Two days before I began as Bishop of Tasmania I invited a survivor of sexual abuse to meet me to tell his story. In an organisation where sexual abuse of children had regrettably been a part of the history, I needed to hear an insider’s perspective.
Since then I have met with other survivors, done much reading, and thought long about their situation. I have been deeply moved by the life-long damage done to such vulnerable children, by people who were supposed to be “pillars of trust” in their communities.
Our compassion for survivors of sexual abuse in our organisation is the driver for the costly path the Anglican church has embarked upon. Most survivors carry life-long scars, many have trouble in relationships and employment, and have spent much on counselling.
The provision of redress provides a measure of restorative justice to these survivors, as well as recognition and support. We believe providing redress is the right thing to do.
The Anglican Church in Tasmania is delighted that the Tasmanian Government yesterday announced its intention to join the National Redress Scheme. It is truly a great day for survivors in Tasmania. It is our intention to be a participating institution in this scheme.
After receiving estimates from actuaries, who specialise in child sexual abuse claims, that our liability is in the order of $8 million, the Anglican Diocese of Tasmania is proposing how to raise these funds.
After considering various alternatives, our proposal settled on both the principles of sharing the responsibility across the Diocese and at the same time making sure that the good work of the church can continue into the future.
Our proposal is to divert 25% of Diocesan and Parish investment funds and 25% of the net proceeds of sale of property to a Redress Fund.
The reason why only 25% of funds raised from new property sales is going to redress, is so that we can continue the ministry activities of the church, where property is sold.
In each sale 25% goes to Redress, 25% to the New Ministry Development Fund (split 10% to ministry in the Diocese and 15% to the Parish for a new initiative), with 50% remaining in the Parish to fund ministry. In total 65% of the funds can remain in local hands.
We are hoping Parishes will think of creative ways to finance their ministry with these funds. The New Ministry Development Fund supports these initiatives at a local level.
An alternative was to sell fewer buildings and divert a higher proportion of the sale price to redress. This would have completely removed the Anglican presence and programs in those areas. We did not think this was a wise strategy.
The list of properties proposed for sale includes those that are currently surplus to use (vacant land and closed churches) and those that do not have a sustainable model of ministry.
An example is St Andrew’s Evandale. The Sunday congregation has reduced to fewer than five people. The Parish has not been able to pay a minister for many years, and we struggle to find a retired Priest to hold a service once a month. This is not sustainable.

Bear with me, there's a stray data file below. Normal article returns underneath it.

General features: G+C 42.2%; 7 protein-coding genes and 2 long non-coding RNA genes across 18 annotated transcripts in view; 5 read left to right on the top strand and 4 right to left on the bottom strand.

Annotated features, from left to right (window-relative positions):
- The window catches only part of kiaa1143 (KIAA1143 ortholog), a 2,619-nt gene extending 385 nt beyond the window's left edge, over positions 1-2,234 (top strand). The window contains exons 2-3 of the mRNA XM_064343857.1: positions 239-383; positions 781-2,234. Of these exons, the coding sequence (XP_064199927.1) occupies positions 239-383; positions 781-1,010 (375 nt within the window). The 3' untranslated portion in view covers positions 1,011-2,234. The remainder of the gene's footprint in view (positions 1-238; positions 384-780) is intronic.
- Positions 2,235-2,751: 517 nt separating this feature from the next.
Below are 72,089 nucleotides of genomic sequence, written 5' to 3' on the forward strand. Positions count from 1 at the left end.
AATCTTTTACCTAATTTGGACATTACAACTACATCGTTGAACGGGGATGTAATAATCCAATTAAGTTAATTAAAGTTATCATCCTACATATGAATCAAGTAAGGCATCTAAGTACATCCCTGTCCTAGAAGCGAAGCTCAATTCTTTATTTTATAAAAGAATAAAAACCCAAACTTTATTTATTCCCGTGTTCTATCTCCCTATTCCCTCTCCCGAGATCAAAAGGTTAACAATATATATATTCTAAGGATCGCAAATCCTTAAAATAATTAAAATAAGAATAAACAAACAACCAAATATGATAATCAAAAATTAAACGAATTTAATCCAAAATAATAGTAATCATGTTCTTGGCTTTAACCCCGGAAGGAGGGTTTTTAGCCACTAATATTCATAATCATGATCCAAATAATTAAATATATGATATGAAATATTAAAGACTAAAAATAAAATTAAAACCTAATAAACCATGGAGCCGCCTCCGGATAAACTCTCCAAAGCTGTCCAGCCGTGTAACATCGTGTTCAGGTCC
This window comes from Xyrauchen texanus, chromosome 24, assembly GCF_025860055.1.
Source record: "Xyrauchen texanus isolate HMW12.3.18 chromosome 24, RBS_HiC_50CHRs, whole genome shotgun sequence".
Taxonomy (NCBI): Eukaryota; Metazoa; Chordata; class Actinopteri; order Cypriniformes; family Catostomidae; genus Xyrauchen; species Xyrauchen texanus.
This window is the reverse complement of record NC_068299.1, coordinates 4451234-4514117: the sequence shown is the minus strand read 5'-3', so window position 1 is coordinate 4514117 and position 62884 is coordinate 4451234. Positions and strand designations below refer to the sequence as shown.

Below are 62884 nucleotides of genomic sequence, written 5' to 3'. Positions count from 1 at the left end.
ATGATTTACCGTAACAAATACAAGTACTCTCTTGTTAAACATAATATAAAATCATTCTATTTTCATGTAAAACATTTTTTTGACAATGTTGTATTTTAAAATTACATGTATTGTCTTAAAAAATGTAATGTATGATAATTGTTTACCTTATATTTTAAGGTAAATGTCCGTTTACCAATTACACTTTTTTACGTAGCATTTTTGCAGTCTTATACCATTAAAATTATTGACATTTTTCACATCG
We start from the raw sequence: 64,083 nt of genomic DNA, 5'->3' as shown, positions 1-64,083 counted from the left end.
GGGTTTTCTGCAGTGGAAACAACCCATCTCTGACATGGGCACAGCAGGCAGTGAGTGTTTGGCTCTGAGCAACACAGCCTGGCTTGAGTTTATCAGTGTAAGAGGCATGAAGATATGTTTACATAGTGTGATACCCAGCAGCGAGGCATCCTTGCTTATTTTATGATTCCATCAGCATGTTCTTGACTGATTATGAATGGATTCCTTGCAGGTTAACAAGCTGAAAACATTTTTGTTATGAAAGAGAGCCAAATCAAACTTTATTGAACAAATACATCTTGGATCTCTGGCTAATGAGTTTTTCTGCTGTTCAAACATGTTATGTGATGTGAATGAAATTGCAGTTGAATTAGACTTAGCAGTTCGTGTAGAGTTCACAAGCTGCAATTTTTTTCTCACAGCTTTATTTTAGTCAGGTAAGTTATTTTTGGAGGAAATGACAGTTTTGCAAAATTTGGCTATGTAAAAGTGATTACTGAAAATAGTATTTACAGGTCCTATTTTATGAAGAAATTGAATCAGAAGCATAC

Having some funds (up to 65% of the proceeds from sale) will enable the small congregation of faithful people, to continue to provide their ministry of care and compassion to the town of Evandale. They may even have seed funds for a new venture in the future.
Some have suggested that redress is a ruse for selling off assets. This is not true. Our only motive is to raise funds for redress.
Some Parishes, where more than one building is proposed for sale, have suggested they sell one building and direct all the proceeds to redress, so that they can keep the other buildings. The Diocesan Council will consider such a proposal. If we were intent on selling off assets, then we would not consider it.
Understandably there is community concern about the sale of cemeteries. All cemeteries in the state are governed by the Burial and Cremation Act 2002. This act provides that the (new) owner of the cemetery is a “cemetery manager” who must maintain and provide access to the cemetery and honour exclusive rights of burial (for pre-purchased graves).
I recently met with Minister Gutwein and his staff to confirm these arrangements. We would welcome the opportunity to work with the government as it responds to community concerns.
As Bishop I am deeply sad about the situation we face. I do not want to close or sell any churches in Tasmania and it brings me no joy. But I am compelled by compassion for survivors of abuse. We must raise $8 million for redress, and we have to do this through realisation of our assets.
This plan will be debated by our Synod (meeting of all Parish representatives) in June. If the Synod agrees to it, Parishes will have an opportunity to apply to have their properties excluded from sale.
We invite members of the community to make submissions to us in writing by 1 September 2018.
The church’s governing body (Diocesan Council) will make final decisions about the property sales in December 2018.
For more information please visit our FAQ page –
The Right Revd Dr Richard Condie
Bishop of Tasmania
Wednesday May 23, 2018 (The Mercury)